Industry 4.0 and the associated idea of society 4.0 pose specific challenges for the concept of sustainable development. These challenges relate, inter alia, to responsibility, in which the changes to date have overall entailed: • a transition from ex post responsibility to ex ante responsibility (H. Jonas); • a transition from individual responsibility to corporate social responsibility. In the context of society 4.0 there is a need for shared responsibility. The problem of justice and therefore the implementation of sustainable development not only becomes an open problem, but also requires constant updating and specifi c optimisation.
This paper points out assumptions and reasons for using digital technologies, the importance of using digital technologies in teaching and management. It also refers to the digital technologies and digital competences as an essential part of the competency model of a teaching staff in education. It also points out the fact that existing competency models need to be further explored, decomposed, and formulated as an illustration by the digital competences extensions.
The article presents tools, methods and systems used in mechanical engineering that in combination with information technologies create the grounds of Industry 4.0. The authors emphasize that mechanical engineering has always been the foundation of industrial activity, while information technology, the essential part of Industry 4.0, is its main source of innovation. The article discusses issues concerning product design, machining tools, machine tools and measurement systems.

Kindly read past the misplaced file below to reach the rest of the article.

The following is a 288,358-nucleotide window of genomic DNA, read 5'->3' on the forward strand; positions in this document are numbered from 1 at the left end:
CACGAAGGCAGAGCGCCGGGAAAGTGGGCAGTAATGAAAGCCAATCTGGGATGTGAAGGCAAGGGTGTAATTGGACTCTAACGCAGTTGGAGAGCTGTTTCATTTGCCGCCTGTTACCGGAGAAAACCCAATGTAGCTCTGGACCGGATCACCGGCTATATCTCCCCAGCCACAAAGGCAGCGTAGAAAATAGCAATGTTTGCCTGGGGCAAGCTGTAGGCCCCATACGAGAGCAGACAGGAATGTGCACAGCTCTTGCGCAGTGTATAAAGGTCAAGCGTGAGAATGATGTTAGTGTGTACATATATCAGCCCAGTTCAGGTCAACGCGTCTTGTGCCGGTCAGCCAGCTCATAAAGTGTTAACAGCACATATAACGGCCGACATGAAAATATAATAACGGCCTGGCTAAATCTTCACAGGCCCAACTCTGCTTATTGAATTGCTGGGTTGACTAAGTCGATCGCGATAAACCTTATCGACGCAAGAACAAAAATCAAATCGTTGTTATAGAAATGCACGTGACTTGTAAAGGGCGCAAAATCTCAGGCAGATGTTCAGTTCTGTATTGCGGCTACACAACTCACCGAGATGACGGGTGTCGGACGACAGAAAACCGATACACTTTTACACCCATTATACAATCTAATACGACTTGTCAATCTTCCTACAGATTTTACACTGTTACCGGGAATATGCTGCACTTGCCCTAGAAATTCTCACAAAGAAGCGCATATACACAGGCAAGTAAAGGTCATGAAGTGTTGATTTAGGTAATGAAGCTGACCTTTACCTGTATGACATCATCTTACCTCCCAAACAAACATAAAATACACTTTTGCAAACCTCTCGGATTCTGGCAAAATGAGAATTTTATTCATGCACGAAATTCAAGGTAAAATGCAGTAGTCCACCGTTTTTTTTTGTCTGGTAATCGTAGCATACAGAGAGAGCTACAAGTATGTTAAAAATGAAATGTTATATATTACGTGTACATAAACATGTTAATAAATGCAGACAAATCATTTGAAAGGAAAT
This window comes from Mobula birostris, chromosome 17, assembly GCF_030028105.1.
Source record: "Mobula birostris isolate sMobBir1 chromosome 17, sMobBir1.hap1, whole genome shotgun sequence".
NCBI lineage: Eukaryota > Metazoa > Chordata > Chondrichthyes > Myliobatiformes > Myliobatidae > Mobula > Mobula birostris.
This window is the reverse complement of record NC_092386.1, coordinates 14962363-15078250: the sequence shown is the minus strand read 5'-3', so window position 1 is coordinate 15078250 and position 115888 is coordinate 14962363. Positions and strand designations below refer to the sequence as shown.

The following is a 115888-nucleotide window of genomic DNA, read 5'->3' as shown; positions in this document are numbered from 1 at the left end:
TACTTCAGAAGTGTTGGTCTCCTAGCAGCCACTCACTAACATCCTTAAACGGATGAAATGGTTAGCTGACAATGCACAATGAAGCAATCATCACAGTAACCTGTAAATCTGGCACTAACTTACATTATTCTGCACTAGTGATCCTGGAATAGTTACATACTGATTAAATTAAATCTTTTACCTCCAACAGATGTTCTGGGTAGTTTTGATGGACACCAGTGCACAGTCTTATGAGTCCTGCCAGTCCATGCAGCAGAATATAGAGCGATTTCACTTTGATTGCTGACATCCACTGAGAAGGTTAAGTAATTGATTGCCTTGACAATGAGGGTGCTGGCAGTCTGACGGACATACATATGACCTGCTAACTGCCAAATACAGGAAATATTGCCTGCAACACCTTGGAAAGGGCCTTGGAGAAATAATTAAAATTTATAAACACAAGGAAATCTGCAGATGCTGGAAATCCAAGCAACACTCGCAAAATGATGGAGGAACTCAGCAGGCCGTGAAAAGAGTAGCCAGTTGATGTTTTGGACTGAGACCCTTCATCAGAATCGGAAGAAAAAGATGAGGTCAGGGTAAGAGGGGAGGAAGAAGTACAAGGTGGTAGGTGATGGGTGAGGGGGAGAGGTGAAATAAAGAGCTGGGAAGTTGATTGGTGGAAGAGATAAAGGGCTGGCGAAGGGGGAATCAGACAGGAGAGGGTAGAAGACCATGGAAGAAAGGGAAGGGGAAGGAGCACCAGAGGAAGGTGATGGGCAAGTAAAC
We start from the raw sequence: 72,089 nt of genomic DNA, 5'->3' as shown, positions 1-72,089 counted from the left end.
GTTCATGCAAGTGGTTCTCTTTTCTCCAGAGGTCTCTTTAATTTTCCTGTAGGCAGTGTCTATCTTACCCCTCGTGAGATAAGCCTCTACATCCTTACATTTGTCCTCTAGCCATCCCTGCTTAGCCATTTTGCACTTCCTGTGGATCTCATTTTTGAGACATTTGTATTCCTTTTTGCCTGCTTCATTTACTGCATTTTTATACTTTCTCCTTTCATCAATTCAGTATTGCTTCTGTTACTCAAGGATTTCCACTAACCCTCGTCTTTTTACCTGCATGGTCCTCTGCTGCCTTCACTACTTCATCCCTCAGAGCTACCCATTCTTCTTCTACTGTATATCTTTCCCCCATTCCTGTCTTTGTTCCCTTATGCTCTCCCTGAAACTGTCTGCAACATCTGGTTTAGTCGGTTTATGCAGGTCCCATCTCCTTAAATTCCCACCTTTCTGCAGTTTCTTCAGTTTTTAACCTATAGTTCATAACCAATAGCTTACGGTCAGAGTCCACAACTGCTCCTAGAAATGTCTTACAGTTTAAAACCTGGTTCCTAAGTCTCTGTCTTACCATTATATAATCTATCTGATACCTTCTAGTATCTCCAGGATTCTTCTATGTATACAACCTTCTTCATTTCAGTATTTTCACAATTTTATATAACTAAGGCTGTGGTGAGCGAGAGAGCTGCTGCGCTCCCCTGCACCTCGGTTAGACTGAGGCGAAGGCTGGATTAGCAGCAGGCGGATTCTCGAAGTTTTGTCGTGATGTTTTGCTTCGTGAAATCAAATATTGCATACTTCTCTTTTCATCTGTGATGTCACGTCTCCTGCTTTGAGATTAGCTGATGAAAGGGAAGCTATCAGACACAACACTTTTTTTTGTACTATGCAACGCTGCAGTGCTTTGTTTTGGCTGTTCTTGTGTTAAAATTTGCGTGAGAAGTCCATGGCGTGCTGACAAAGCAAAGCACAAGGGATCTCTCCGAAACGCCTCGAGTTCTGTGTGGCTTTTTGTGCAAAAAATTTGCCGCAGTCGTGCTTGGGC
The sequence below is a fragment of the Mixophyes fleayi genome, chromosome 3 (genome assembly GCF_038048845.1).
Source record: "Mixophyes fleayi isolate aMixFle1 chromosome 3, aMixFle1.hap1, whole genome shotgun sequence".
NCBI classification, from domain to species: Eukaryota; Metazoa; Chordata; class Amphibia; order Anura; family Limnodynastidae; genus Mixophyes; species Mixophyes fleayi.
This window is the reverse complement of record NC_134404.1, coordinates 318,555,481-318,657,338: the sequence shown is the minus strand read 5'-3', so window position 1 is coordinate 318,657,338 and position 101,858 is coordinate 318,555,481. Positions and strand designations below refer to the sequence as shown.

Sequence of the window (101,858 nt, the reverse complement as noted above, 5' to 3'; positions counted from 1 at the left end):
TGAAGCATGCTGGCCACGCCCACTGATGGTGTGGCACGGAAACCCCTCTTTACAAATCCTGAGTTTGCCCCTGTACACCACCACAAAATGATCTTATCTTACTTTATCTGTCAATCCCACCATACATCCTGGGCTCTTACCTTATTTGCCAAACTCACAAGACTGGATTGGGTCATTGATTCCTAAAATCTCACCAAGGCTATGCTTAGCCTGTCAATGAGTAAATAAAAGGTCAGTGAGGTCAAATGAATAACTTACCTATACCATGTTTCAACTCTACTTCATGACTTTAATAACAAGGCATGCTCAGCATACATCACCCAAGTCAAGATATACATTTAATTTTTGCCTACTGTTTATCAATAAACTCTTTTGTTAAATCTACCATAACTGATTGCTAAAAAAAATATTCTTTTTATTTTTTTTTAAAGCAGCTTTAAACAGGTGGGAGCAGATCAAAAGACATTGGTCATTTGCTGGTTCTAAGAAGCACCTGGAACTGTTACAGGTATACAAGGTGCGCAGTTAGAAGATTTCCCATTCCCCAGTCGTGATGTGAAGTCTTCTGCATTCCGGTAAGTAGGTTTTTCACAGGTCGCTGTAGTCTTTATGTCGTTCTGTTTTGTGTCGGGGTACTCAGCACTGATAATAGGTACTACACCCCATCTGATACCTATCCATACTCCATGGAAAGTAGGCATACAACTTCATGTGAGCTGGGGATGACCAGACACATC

Rescheduling is a frequently used reactive strategy in order to limit the effects of disruptions on throughput times in multi-stage production processes. However, organizational deficits often cause delays in the information on disruptions, so rescheduling cannot limit disruption effects on throughput times optimally. Our approach strives for an investigation of possible performance improvements in multi-stage production processes enabled by realtime rescheduling in the event of disruptions. We developed a methodology whereby we could measure these possible performance improvements. For this purpose, we created and implemented a simulation model of a multi-stage production process. We defined system parameters and varied factors according to our experiment design, such as information delay, lot sizes and disruption durations. The simulation results were plotted and evaluated using DoE methodology. Dependent on the factor settings, we were able to prove large improvements by real-time rescheduling regarding the absorption of disruption effects in our experiments.